| Abstract|| |
Aims: The direct involvement of clinical pharmacists in patient care is an ever-evolving role in the pharmacy profession. Studies have demonstrated that discharge counseling performed by a clinical pharmacist improves patients' knowledge of their medications. The aim of this article is to evaluate the effect of patients' educational level and previous counseling on medication knowledge among patients visiting King Abdulaziz Medical City, a tertiary care center.
Methods: The effect of the education level and previous counseling on medication knowledge was assessed in 90 patients in both inpatient and outpatient settings at King Abdul Aziz Medical City during a 5-week period using a questionnaire that contains items to assess patients' medication knowledge and the pharmacists' performance during counseling.
Results: The average age of the participants was 52.9 ± 17.6 years. The participants' education level was not significantly associated with gender; however, it was significantly associated with age, P < 0.05. A higher educational level was found to positively affect the aspects of medication knowledge that were assessed in this study ( P < 0.05): 35.8-56.9% of the non-educated patients showed good to excellent recognition of medications, knowledge of their indications, and knowledge of dosage schedule compared to 76.2-90.5% for the more educated participants. Furthermore, 13.6%, 38.1%, and 70.0% of the non-educated group, the below high school group and high school education or above group, respectively, demonstrated good to excellent knowledge of their medications' side effects. Previous counseling was also positively linked to medication knowledge ( P < 0.05). Here, 87.8-97.6% of the patients who received previous counseling showed good to excellent recognition of medications, knowledge of their indications, and better knowledge of dosage schedule compared to 37.2-43.2% for those who did not. Finally, 52.9% of the patients who received previous counseling showed good to excellent knowledge of medication side effects compared to only 12.5% for those who did not.
Conclusions: The education level of the patient and previous counseling are positively linked to medication knowledge. Knowledge of the medications' side effects proved to be the most difficult task for the participants in this study, requiring the highest level of education, and was improved by previous counseling.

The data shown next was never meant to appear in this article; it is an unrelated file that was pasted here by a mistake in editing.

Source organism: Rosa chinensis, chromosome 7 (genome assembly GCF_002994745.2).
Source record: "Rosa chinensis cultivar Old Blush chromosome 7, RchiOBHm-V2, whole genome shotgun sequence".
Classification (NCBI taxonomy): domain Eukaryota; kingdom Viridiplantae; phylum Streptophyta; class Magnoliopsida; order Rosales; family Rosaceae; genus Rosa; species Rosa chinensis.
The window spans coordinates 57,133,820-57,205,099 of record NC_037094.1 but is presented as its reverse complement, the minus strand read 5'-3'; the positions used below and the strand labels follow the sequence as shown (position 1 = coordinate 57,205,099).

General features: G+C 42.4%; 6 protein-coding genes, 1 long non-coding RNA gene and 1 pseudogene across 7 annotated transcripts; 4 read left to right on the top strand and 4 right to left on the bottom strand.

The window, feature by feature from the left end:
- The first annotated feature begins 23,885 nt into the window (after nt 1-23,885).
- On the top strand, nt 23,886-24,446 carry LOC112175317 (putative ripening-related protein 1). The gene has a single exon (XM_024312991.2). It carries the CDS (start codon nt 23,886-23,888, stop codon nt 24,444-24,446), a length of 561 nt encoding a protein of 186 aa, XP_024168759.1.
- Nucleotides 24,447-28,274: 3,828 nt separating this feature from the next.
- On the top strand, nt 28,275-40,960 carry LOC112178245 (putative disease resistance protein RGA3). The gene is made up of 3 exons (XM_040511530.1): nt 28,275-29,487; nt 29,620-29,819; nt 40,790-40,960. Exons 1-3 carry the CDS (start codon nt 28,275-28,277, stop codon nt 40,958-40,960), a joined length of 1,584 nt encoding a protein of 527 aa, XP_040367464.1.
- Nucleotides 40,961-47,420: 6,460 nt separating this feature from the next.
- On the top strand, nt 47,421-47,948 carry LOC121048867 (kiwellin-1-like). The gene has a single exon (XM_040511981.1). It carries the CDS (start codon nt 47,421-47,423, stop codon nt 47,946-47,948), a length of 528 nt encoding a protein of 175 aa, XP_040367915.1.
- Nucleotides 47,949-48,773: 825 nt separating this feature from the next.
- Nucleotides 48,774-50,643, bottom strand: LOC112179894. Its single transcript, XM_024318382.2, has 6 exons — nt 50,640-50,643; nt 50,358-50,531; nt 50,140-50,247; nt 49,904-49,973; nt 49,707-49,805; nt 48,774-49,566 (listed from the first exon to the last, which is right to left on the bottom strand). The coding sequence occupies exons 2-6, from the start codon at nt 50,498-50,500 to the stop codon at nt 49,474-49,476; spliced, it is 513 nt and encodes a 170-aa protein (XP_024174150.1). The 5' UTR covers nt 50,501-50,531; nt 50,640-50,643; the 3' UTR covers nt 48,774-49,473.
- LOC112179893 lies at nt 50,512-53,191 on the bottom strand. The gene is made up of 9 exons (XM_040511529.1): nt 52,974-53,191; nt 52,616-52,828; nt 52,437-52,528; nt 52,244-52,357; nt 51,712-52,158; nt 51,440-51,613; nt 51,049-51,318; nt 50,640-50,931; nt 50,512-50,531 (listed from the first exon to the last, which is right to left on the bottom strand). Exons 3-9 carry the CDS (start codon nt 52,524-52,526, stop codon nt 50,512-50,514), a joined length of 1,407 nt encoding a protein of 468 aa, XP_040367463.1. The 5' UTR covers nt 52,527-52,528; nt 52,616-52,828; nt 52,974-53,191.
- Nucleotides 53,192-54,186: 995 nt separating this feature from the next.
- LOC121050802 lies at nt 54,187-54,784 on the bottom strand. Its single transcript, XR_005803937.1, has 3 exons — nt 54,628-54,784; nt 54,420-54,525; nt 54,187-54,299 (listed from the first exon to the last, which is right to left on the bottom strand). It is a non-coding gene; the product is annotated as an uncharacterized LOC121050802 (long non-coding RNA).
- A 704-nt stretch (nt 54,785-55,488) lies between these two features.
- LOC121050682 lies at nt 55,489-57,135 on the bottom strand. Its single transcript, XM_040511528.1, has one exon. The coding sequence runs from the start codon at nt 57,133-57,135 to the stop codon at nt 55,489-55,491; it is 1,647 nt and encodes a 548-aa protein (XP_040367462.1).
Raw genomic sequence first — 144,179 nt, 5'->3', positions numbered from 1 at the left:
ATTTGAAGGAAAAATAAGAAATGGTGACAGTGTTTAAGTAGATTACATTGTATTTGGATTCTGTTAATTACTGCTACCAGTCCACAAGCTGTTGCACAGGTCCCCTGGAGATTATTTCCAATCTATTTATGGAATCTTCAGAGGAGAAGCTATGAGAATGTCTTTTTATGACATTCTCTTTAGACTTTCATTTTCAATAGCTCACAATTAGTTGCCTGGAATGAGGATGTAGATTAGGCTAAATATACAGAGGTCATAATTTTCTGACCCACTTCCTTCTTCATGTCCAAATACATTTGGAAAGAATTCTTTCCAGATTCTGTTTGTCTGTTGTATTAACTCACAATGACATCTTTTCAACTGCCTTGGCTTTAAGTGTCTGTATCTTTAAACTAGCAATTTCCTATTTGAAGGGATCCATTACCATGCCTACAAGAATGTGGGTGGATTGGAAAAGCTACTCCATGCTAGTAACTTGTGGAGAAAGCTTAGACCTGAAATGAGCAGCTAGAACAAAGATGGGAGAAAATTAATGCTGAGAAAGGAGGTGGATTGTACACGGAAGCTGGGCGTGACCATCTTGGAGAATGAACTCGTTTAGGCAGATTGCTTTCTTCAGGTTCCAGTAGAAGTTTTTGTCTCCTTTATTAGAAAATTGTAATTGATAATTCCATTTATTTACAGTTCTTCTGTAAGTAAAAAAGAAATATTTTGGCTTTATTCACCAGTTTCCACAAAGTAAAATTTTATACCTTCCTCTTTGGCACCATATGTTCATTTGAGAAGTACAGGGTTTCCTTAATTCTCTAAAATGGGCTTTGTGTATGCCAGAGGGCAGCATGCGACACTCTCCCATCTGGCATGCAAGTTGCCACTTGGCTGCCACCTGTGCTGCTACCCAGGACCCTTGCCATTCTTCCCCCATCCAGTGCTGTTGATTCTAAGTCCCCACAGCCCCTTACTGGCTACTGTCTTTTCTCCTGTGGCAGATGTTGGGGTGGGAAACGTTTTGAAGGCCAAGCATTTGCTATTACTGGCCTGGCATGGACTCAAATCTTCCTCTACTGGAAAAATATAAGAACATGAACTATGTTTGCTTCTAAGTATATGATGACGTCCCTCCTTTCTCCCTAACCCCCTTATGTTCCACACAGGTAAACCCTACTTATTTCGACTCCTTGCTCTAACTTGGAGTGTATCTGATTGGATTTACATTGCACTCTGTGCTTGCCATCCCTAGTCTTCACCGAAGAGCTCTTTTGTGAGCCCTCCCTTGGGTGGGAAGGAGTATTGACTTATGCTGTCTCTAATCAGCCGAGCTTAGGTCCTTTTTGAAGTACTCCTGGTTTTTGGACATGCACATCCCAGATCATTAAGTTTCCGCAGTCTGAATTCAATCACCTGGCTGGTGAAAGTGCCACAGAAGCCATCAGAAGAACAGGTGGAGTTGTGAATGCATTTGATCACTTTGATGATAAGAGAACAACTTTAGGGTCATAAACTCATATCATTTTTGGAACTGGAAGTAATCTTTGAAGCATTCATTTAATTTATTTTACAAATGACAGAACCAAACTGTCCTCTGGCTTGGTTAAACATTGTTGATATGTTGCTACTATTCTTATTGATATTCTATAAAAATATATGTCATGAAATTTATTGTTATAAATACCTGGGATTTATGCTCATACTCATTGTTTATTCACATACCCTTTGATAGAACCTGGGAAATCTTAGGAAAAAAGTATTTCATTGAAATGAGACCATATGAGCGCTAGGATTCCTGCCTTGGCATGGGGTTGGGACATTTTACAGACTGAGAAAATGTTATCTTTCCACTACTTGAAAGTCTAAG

Keywords: Discharge counseling, educational level, medication knowledge, patient counseling
|How to cite this article:|
Alkatheri AM, Albekairy AM. Does the patients' educational level and previous counseling affect their medication knowledge?. Ann Thorac Med 2013;8:105-8
The direct involvement of clinical pharmacists in patient care is an ever-evolving role in the pharmacy profession. A systematic review by Kaboli et al., (2006) discussing the involvement of clinical pharmacists in inpatient medical care showed that inpatient services by clinical pharmacists have resulted in improved care without evidence of harm.  Among the many roles that a pharmacist can play in a healthcare setting is patient counseling which has been linked to many positive heath care outcomes. Patient counseling helps in identifying processes that can help in preventing drug-related problems.  Schnipper et al., (2006) have also reported that medication review, patient counseling, and telephone follow-up by a pharmacist were associated with a lower rate of preventable adverse drug effects 30 days post-hospital discharge. In addition, medication knowledge has been shown to be directly proportional to the educational level of the patients.  For example, Marks et al., (2010) found that the Medication Knowledge Score (MKS) was affected positively by younger age, higher educational level, and female gender.  Trevino et al., (2005) have also shown that medication knowledge is positively correlated with education.  However, Kerzman et al., (2005) have reported contradictory findings stating that there is no significant effect of age, gender or educational level on medication knowledge of patients.  Nevertheless, most evidence indicates a benefit to identifying patients with limited health literacy and offering them tailored medication counseling that fits their needs. 
The aim of this article is to evaluate the effect of patients' educational level and previous counseling on medication knowledge among patients visiting King Abdulaziz Medical City (KAMC), a tertiary care center.
| Methods|| |
This study was conducted by patient counseling pharmacists at KAMC, which is a tertiary care center located in Riyadh, Saudi Arabia. The study used a convenience sample that included hospitalized and ambulatory patients over a period of 5 weeks.
The study was approved by the Institutional Review Board (IRB) of King Abdulaziz Medical City at the National Guard Health Affair, Riyadh, Saudi Arabia. A verbal approval to participate was sought from patients by the counseling pharmacist in order to include them in the study. Of 100 patients that were approached, 90 agreed to be included in the study.
The pharmacist obtained data during one-on-one interviews with the patients. The patient counseling form used in the interviews included two sections. The first section elicited demographic information, age, gender, and educational level and included a question about receiving previous counseling. The second section included four questions that were concerned with the patient's medication knowledge: